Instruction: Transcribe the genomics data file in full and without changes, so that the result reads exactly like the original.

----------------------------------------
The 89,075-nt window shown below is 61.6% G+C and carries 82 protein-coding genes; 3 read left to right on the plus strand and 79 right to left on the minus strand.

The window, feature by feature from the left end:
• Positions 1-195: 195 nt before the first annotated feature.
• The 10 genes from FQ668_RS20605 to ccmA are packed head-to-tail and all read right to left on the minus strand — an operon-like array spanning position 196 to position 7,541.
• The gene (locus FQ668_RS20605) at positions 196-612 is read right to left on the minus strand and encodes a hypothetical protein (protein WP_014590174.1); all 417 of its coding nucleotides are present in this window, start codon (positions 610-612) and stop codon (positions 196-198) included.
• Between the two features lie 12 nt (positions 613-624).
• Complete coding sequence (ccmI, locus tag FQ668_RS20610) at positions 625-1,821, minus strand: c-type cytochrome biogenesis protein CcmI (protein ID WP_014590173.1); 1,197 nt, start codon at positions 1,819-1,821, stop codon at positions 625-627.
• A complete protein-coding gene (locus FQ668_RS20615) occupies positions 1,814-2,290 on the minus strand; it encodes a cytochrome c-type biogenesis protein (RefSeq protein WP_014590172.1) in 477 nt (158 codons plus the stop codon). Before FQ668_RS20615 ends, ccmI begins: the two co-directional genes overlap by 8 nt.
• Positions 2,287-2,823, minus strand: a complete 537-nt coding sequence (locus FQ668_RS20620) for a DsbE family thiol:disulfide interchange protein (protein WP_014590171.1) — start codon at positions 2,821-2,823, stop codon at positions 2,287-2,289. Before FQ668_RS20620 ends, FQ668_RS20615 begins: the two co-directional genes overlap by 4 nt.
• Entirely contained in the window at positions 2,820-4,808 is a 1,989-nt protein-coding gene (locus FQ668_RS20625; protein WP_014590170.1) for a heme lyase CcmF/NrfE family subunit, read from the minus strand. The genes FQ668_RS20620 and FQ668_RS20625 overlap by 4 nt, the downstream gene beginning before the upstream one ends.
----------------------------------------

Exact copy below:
The 89,075-nt window shown below is 61.6% G+C and carries 82 protein-coding genes; 3 read left to right on the plus strand and 79 right to left on the minus strand.

The window, feature by feature from the left end:
• Positions 1-195: 195 nt before the first annotated feature.
• The 10 genes from FQ668_RS20605 to ccmA are packed head-to-tail and all read right to left on the minus strand — an operon-like array spanning position 196 to position 7,541.
• The gene (locus FQ668_RS20605) at positions 196-612 is read right to left on the minus strand and encodes a hypothetical protein (protein WP_014590174.1); all 417 of its coding nucleotides are present in this window, start codon (positions 610-612) and stop codon (positions 196-198) included.
• Between the two features lie 12 nt (positions 613-624).
• Complete coding sequence (ccmI, locus tag FQ668_RS20610) at positions 625-1,821, minus strand: c-type cytochrome biogenesis protein CcmI (protein ID WP_014590173.1); 1,197 nt, start codon at positions 1,819-1,821, stop codon at positions 625-627.
• A complete protein-coding gene (locus FQ668_RS20615) occupies positions 1,814-2,290 on the minus strand; it encodes a cytochrome c-type biogenesis protein (RefSeq protein WP_014590172.1) in 477 nt (158 codons plus the stop codon). Before FQ668_RS20615 ends, ccmI begins: the two co-directional genes overlap by 8 nt.
• Positions 2,287-2,823, minus strand: a complete 537-nt coding sequence (locus FQ668_RS20620) for a DsbE family thiol:disulfide interchange protein (protein WP_014590171.1) — start codon at positions 2,821-2,823, stop codon at positions 2,287-2,289. Before FQ668_RS20620 ends, FQ668_RS20615 begins: the two co-directional genes overlap by 4 nt.
• Entirely contained in the window at positions 2,820-4,808 is a 1,989-nt protein-coding gene (locus FQ668_RS20625; protein WP_014590170.1) for a heme lyase CcmF/NrfE family subunit, read from the minus strand. The genes FQ668_RS20620 and FQ668_RS20625 overlap by 4 nt, the downstream gene beginning before the upstream one ends.